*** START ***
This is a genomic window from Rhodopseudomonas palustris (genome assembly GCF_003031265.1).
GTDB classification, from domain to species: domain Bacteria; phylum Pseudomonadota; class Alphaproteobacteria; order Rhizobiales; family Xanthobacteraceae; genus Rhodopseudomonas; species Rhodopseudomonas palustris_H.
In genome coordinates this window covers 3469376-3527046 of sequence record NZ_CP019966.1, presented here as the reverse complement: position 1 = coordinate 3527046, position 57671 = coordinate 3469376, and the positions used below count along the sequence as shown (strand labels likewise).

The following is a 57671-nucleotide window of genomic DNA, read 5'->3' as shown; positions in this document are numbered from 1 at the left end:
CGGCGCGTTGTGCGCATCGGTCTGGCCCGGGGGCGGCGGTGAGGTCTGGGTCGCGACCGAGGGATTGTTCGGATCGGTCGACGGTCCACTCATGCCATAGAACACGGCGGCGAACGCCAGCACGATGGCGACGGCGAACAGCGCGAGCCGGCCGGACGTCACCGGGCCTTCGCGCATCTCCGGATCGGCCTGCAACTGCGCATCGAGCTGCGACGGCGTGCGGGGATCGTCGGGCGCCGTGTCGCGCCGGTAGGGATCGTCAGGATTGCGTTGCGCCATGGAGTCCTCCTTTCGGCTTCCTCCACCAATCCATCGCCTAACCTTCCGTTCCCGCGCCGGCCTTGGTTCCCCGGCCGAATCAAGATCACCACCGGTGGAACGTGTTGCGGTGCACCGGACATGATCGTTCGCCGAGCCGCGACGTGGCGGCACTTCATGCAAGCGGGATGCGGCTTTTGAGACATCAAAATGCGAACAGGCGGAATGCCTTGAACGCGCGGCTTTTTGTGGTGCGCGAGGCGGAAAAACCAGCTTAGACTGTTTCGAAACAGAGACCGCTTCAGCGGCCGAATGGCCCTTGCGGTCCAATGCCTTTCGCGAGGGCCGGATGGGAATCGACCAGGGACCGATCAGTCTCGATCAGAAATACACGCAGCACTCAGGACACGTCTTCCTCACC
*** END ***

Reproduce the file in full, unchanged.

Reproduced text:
This is a genomic window from Rhodopseudomonas palustris (genome assembly GCF_003031265.1).
GTDB classification, from domain to species: domain Bacteria; phylum Pseudomonadota; class Alphaproteobacteria; order Rhizobiales; family Xanthobacteraceae; genus Rhodopseudomonas; species Rhodopseudomonas palustris_H.
In genome coordinates this window covers 3469376-3527046 of sequence record NZ_CP019966.1, presented here as the reverse complement: position 1 = coordinate 3527046, position 57671 = coordinate 3469376, and the positions used below count along the sequence as shown (strand labels likewise).

The following is a 57671-nucleotide window of genomic DNA, read 5'->3' as shown; positions in this document are numbered from 1 at the left end:
CGGCGCGTTGTGCGCATCGGTCTGGCCCGGGGGCGGCGGTGAGGTCTGGGTCGCGACCGAGGGATTGTTCGGATCGGTCGACGGTCCACTCATGCCATAGAACACGGCGGCGAACGCCAGCACGATGGCGACGGCGAACAGCGCGAGCCGGCCGGACGTCACCGGGCCTTCGCGCATCTCCGGATCGGCCTGCAACTGCGCATCGAGCTGCGACGGCGTGCGGGGATCGTCGGGCGCCGTGTCGCGCCGGTAGGGATCGTCAGGATTGCGTTGCGCCATGGAGTCCTCCTTTCGGCTTCCTCCACCAATCCATCGCCTAACCTTCCGTTCCCGCGCCGGCCTTGGTTCCCCGGCCGAATCAAGATCACCACCGGTGGAACGTGTTGCGGTGCACCGGACATGATCGTTCGCCGAGCCGCGACGTGGCGGCACTTCATGCAAGCGGGATGCGGCTTTTGAGACATCAAAATGCGAACAGGCGGAATGCCTTGAACGCGCGGCTTTTTGTGGTGCGCGAGGCGGAAAAACCAGCTTAGACTGTTTCGAAACAGAGACCGCTTCAGCGGCCGAATGGCCCTTGCGGTCCAATGCCTTTCGCGAGGGCCGGATGGGAATCGACCAGGGACCGATCAGTCTCGATCAGAAATACACGCAGCACTCAGGACACGTCTTCCTCACC